by Radhia Gleis
I spent twenty-five years of my adult life in a cult, under the influence of a narcissistic sociopath. You may suspect your spouse, family member, or boss is a narcissist; or you may have niggling doubts about your spiritual or political leaders and find yourself in a complicated set of circumstances, wondering why and how you got involved or how to untangle yourself from the narcissist’s web of deceit and control. You are far from alone.
The following are lightly edited excerpts from my newly released book, The Followers: “Holy Hell” and the Disciples of Narcissistic Leaders; How My Years in a Notorious Cult Parallel Today’s Cultural Mania. This is a story about 150 men and women insulated within our own small, clandestine community. We called ourselves the Buddha-field. One member, Will Allen, even made a movie about us, called Holy Hell. After twenty-some years it came to light that the teacher was sexually abusing many of the members. What a surprise! It’s a tale as old as civilization: Narcissistic leader turns community of idealistic followers into a cult.
It took me years to recognize and escape the psychological prison of cult life. In the writing of this book, I set out on a journey to explore these questions: How could I have believed this guy? How could I have made the moral compromises I did, and for so long? How could I have failed to recognize a classic narcissist? I’ve since read extensively about cult mind control, propaganda techniques, the pathology of narcissists and sociopaths, and the innate human urge to belong. All sources, scholarly and otherwise, point to one conclusion: Narcissists and their followers operate on a constantly reinforced message of perceived “specialness.” Narcissism demands to be fed; and when fed it grows, eventually subsuming followers in a toxic tidal wave that forces them to sink or swim for freedom.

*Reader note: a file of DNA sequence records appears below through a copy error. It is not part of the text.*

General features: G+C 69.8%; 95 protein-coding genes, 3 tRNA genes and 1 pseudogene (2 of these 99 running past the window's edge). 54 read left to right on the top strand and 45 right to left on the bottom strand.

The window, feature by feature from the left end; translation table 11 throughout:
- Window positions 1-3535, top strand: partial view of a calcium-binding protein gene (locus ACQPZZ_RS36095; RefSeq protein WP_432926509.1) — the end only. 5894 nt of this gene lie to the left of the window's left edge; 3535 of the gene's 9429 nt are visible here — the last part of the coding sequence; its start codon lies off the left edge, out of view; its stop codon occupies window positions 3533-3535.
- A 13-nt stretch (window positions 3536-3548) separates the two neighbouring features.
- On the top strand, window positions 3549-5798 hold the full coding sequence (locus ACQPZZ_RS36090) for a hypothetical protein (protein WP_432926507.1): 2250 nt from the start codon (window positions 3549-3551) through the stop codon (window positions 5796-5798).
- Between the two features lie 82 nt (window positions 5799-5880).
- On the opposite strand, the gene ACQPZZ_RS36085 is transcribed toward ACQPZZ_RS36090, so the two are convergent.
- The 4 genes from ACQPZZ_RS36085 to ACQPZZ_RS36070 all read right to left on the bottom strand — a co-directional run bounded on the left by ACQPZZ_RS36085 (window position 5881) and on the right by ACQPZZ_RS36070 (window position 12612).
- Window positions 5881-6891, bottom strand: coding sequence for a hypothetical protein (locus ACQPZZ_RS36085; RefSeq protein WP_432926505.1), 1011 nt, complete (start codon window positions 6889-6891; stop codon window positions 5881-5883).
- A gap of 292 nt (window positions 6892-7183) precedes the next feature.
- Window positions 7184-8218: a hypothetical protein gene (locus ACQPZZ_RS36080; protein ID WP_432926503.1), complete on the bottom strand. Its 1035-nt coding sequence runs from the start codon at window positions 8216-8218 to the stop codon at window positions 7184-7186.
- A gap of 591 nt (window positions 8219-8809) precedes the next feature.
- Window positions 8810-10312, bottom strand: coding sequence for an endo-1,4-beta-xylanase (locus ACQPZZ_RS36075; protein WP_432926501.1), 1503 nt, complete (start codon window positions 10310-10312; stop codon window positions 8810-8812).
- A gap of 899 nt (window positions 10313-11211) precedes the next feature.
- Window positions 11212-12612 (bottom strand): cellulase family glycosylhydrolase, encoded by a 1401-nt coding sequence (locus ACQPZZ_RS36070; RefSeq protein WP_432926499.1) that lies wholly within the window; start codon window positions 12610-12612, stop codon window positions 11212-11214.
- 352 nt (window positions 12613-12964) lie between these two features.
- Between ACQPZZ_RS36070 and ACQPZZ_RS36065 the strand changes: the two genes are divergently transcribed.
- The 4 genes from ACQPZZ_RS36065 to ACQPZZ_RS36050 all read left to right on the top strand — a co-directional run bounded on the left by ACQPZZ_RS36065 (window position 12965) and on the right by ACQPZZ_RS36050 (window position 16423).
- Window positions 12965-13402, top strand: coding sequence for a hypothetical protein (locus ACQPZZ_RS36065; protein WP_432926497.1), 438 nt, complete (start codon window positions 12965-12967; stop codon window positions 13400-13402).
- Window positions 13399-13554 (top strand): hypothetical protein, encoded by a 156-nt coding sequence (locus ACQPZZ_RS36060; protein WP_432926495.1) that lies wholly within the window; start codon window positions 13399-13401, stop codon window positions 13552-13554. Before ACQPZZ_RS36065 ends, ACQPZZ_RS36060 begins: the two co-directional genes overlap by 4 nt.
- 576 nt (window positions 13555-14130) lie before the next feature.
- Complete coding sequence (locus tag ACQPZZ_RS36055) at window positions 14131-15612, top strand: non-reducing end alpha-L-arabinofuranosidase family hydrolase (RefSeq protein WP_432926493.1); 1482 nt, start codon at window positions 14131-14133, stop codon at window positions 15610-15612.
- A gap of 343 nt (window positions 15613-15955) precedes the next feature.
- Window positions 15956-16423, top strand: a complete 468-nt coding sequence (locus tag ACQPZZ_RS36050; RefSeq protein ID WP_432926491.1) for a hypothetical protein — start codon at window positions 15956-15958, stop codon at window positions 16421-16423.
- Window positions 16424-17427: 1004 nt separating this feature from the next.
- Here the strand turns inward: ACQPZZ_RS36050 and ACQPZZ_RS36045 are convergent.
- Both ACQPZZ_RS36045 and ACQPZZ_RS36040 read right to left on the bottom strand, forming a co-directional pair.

How can we recognize when we are under the spell of a narcissist? The fundamental common trait of a cult leader, or of narcissists in general, is they believe they are superior individuals who should be listened to, obeyed, and envied. Almost all cult leaders are pathological, even sociopathic, narcissists. The Diagnostic and Statistical Manual of Mental Disorders, 5th edition (DSM-V), the standard used by mental health professionals. The…